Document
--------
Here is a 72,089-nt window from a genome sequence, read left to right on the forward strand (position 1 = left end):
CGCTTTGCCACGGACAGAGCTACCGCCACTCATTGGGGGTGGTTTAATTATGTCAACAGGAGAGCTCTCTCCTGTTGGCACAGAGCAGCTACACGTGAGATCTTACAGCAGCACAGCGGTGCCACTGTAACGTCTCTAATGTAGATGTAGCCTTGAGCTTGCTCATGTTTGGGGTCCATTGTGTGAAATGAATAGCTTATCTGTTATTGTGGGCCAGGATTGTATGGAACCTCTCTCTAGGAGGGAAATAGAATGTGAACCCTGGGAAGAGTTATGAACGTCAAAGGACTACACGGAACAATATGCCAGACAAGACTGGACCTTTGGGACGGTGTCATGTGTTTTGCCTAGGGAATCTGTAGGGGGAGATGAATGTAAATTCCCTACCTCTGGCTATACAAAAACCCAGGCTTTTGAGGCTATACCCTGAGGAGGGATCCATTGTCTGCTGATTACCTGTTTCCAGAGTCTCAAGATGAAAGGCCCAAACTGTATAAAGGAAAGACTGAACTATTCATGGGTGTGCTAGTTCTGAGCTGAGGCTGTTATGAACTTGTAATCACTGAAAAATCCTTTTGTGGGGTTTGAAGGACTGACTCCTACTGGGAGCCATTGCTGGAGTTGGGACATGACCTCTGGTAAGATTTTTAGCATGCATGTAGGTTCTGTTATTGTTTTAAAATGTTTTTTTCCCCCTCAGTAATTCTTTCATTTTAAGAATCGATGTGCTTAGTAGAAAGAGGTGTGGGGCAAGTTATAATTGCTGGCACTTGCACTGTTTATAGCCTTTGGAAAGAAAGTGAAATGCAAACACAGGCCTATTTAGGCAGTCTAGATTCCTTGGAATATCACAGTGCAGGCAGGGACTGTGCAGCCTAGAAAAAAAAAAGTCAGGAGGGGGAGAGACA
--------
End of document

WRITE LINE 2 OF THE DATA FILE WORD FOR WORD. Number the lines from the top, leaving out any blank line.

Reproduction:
CGCTTTGCCACGGACAGAGCTACCGCCACTCATTGGGGGTGGTTTAATTATGTCAACAGGAGAGCTCTCTCCTGTTGGCACAGAGCAGCTACACGTGAGATCTTACAGCAGCACAGCGGTGCCACTGTAACGTCTCTAATGTAGATGTAGCCTTGAGCTTGCTCATGTTTGGGGTCCATTGTGTGAAATGAATAGCTTATCTGTTATTGTGGGCCAGGATTGTATGGAACCTCTCTCTAGGAGGGAAATAGAATGTGAACCCTGGGAAGAGTTATGAACGTCAAAGGACTACACGGAACAATATGCCAGACAAGACTGGACCTTTGGGACGGTGTCATGTGTTTTGCCTAGGGAATCTGTAGGGGGAGATGAATGTAAATTCCCTACCTCTGGCTATACAAAAACCCAGGCTTTTGAGGCTATACCCTGAGGAGGGATCCATTGTCTGCTGATTACCTGTTTCCAGAGTCTCAAGATGAAAGGCCCAAACTGTATAAAGGAAAGACTGAACTATTCATGGGTGTGCTAGTTCTGAGCTGAGGCTGTTATGAACTTGTAATCACTGAAAAATCCTTTTGTGGGGTTTGAAGGACTGACTCCTACTGGGAGCCATTGCTGGAGTTGGGACATGACCTCTGGTAAGATTTTTAGCATGCATGTAGGTTCTGTTATTGTTTTAAAATGTTTTTTTCCCCCTCAGTAATTCTTTCATTTTAAGAATCGATGTGCTTAGTAGAAAGAGGTGTGGGGCAAGTTATAATTGCTGGCACTTGCACTGTTTATAGCCTTTGGAAAGAAAGTGAAATGCAAACACAGGCCTATTTAGGCAGTCTAGATTCCTTGGAATATCACAGTGCAGGCAGGGACTGTGCAGCCTAGAAAAAAAAAAGTCAGGAGGGGGAGAGACA